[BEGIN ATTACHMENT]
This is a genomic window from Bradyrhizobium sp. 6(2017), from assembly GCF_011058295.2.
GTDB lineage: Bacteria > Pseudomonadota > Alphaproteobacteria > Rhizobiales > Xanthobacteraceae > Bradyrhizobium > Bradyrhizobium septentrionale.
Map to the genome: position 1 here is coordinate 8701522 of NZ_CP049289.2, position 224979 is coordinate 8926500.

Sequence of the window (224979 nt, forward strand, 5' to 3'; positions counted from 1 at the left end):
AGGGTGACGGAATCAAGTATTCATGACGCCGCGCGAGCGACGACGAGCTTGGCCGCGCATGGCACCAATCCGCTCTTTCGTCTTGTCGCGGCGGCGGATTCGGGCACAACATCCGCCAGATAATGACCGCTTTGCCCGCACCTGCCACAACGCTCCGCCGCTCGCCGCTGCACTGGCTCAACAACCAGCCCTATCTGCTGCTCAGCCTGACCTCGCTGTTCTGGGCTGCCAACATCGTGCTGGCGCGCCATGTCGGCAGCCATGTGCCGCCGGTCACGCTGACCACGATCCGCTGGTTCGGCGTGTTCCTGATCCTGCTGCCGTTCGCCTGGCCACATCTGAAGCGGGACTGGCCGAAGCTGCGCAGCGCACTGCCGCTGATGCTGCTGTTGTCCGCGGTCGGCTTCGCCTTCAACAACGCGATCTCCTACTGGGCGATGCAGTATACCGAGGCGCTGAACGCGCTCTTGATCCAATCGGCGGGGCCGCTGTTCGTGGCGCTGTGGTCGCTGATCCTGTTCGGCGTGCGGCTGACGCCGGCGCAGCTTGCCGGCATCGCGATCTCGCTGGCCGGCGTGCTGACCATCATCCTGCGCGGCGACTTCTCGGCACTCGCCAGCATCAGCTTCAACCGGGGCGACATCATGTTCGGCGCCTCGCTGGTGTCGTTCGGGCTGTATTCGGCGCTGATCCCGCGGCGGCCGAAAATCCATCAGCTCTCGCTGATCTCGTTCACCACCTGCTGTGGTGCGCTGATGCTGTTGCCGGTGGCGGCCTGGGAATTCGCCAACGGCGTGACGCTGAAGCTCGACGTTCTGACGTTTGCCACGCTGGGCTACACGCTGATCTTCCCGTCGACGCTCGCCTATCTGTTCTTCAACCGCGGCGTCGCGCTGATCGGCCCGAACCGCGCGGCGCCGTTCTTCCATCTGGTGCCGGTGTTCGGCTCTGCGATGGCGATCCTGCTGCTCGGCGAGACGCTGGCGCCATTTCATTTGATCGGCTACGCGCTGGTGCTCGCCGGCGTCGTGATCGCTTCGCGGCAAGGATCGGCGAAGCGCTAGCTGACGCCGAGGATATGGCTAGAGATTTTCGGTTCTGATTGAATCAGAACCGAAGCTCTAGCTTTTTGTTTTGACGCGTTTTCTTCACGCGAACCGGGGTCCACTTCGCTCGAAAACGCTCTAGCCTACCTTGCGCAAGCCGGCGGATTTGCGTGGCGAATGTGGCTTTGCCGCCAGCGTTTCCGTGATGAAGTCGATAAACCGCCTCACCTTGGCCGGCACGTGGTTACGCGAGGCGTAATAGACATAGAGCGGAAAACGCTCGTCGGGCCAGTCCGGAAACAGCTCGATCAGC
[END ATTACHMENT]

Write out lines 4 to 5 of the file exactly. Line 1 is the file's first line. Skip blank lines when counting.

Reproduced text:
Sequence of the window (224979 nt, forward strand, 5' to 3'; positions counted from 1 at the left end):
AGGGTGACGGAATCAAGTATTCATGACGCCGCGCGAGCGACGACGAGCTTGGCCGCGCATGGCACCAATCCGCTCTTTCGTCTTGTCGCGGCGGCGGATTCGGGCACAACATCCGCCAGATAATGACCGCTTTGCCCGCACCTGCCACAACGCTCCGCCGCTCGCCGCTGCACTGGCTCAACAACCAGCCCTATCTGCTGCTCAGCCTGACCTCGCTGTTCTGGGCTGCCAACATCGTGCTGGCGCGCCATGTCGGCAGCCATGTGCCGCCGGTCACGCTGACCACGATCCGCTGGTTCGGCGTGTTCCTGATCCTGCTGCCGTTCGCCTGGCCACATCTGAAGCGGGACTGGCCGAAGCTGCGCAGCGCACTGCCGCTGATGCTGCTGTTGTCCGCGGTCGGCTTCGCCTTCAACAACGCGATCTCCTACTGGGCGATGCAGTATACCGAGGCGCTGAACGCGCTCTTGATCCAATCGGCGGGGCCGCTGTTCGTGGCGCTGTGGTCGCTGATCCTGTTCGGCGTGCGGCTGACGCCGGCGCAGCTTGCCGGCATCGCGATCTCGCTGGCCGGCGTGCTGACCATCATCCTGCGCGGCGACTTCTCGGCACTCGCCAGCATCAGCTTCAACCGGGGCGACATCATGTTCGGCGCCTCGCTGGTGTCGTTCGGGCTGTATTCGGCGCTGATCCCGCGGCGGCCGAAAATCCATCAGCTCTCGCTGATCTCGTTCACCACCTGCTGTGGTGCGCTGATGCTGTTGCCGGTGGCGGCCTGGGAATTCGCCAACGGCGTGACGCTGAAGCTCGACGTTCTGACGTTTGCCACGCTGGGCTACACGCTGATCTTCCCGTCGACGCTCGCCTATCTGTTCTTCAACCGCGGCGTCGCGCTGATCGGCCCGAACCGCGCGGCGCCGTTCTTCCATCTGGTGCCGGTGTTCGGCTCTGCGATGGCGATCCTGCTGCTCGGCGAGACGCTGGCGCCATTTCATTTGATCGGCTACGCGCTGGTGCTCGCCGGCGTCGTGATCGCTTCGCGGCAAGGATCGGCGAAGCGCTAGCTGACGCCGAGGATATGGCTAGAGATTTTCGGTTCTGATTGAATCAGAACCGAAGCTCTAGCTTTTTGTTTTGACGCGTTTTCTTCACGCGAACCGGGGTCCACTTCGCTCGAAAACGCTCTAGCCTACCTTGCGCAAGCCGGCGGATTTGCGTGGCGAATGTGGCTTTGCCGCCAGCGTTTCCGTGATGAAGTCGATAAACCGCCTCACCTTGGCCGGCACGTGGTTACGCGAGGCGTAATAGACATAGAGCGGAAAACGCTCGTCGGGCCAGTCCGGAAACAGCTCGATCAGC